We spent our weekend at The Crater of Diamonds State Park in Murfreesboro, Arkansas, trying our hands at prospecting...We didn't find any diamonds but we had a great time digging around and talking with people!
The crater is the site of an ancient volcanic eruption which spewed lava and diamonds all over the place, but now it just looks like a typical farm field, plowed and maybe 30 or 40 acres. Visitors are allowed to bring in buckets and shovels and any other non-motorized tools to search for diamonds, and they can bring home anything they find! People find diamonds just about every day--some are huge, but most are pretty small. Still, a diamond is a diamond!
We arrived on Friday afternoon, so we took a look around the diamond field for about an hour before it closed. Mostly, we walked around and looked at shiny spots (there are LOTS of shiny things in that soil!), and did a little digging. It was enough time to get us inspired to do some intensive hunting!
On Saturday morning we arrived early, buckets and screens in hand. Dale and the kids had put together some screening tools on Friday afternoon to help us with our quest. We spent more time digging up soil from different spots around the field, and then we went to the washing tables to remove the dirt. It was a lot of work! Fortunately, we met a guy from Tennessee who is a regular visitor, and he gave us a lot of tips, as well as a lesson on how to properly wash the gravel. There's a trick to it--if the gravel is sifted first, then swished around in the water in just the right way, all of the heavy bits end up on the bottom and in the center of the screen. If you have a diamond, that's where it will be! We all got good at the swishing around and flipping over the screens part, but alas, no diamonds.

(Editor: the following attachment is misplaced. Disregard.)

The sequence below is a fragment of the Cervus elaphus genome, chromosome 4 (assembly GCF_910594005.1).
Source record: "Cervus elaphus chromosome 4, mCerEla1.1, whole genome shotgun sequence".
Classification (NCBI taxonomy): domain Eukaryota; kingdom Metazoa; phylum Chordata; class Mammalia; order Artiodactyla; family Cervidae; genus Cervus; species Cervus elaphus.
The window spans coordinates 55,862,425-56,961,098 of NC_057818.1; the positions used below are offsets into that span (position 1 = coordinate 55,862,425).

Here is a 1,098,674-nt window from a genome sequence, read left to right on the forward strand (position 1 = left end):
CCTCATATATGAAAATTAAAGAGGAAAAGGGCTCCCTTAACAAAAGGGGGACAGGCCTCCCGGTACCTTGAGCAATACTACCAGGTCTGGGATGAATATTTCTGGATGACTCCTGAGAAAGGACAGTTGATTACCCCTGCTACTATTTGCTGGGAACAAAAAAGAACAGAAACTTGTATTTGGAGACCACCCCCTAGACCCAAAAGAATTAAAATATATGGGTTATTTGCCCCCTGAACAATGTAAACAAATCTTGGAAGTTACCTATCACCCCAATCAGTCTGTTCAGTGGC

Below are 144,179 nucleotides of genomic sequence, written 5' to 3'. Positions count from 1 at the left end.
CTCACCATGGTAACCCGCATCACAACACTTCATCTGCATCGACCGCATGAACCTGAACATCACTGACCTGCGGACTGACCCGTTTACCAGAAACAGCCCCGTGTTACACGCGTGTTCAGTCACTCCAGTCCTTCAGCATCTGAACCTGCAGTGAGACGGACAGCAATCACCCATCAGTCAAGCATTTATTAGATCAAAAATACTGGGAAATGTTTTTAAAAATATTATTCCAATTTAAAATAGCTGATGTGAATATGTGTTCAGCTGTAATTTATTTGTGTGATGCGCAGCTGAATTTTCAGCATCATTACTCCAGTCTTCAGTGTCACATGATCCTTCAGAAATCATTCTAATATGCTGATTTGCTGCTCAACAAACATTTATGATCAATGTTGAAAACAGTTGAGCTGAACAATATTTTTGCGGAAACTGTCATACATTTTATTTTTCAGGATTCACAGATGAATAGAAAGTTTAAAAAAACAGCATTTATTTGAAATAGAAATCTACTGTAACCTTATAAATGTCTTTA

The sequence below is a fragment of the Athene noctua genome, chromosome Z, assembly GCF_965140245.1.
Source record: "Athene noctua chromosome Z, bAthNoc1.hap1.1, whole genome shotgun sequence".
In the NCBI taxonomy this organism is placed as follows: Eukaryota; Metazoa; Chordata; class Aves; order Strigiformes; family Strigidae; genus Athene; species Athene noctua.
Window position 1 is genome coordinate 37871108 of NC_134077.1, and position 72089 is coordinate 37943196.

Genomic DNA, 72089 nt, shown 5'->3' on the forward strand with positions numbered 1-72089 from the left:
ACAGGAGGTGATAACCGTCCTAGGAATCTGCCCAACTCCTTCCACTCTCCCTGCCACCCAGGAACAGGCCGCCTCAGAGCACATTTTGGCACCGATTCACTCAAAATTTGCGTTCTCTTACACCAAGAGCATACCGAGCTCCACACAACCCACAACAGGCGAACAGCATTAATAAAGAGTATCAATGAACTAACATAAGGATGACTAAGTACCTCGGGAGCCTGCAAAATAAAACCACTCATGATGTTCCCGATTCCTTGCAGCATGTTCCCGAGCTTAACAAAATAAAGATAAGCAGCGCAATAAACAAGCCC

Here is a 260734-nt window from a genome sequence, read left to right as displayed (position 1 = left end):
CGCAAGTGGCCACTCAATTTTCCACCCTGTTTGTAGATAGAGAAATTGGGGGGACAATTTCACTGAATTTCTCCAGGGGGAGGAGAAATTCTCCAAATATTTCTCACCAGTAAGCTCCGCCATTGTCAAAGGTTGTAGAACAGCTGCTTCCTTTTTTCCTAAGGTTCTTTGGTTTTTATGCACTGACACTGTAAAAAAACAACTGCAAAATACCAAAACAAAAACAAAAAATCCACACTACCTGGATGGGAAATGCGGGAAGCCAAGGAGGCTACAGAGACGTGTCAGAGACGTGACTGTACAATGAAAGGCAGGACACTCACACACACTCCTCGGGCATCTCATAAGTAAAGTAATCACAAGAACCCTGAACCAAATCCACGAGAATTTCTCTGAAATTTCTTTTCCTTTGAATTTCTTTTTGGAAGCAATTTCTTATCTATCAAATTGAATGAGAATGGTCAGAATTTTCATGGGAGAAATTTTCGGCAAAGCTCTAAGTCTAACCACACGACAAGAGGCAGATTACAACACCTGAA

On Sunday, we found a few really good spots that were full of the "right" kind of gravel, so we spent pretty much the whole day digging and swishing. It was tiring, but also really fun since we were all working on the same thing, and there were terrific people near us at the washing tables. We met a man from Arkansas who was full of diamond stories (very entertaining), and a couple on a first date, as well as a pair from Texas. A couple people showed us actual diamonds that they had found previously, in little glass tubes. Listening to their stories made the time fly! We ended up finding a lot of pretty little stones, mostly jasper and quartz. It was a fun way to spend a weekend, and we all got good and dirty and a little rosy from the sun.
The other thing I have noticed while travelling here in the south is that southerners have a real knack for great names for their roads and towns. We have passed "Goodgoin Road," as well as "Okay Landing Road." Some of the towns are "Delight," "Enjoy," "Chunky," (along with the "Chunky River") and my favorite, "Hot Coffee." I did not make any of those up!
Next stop, Texas!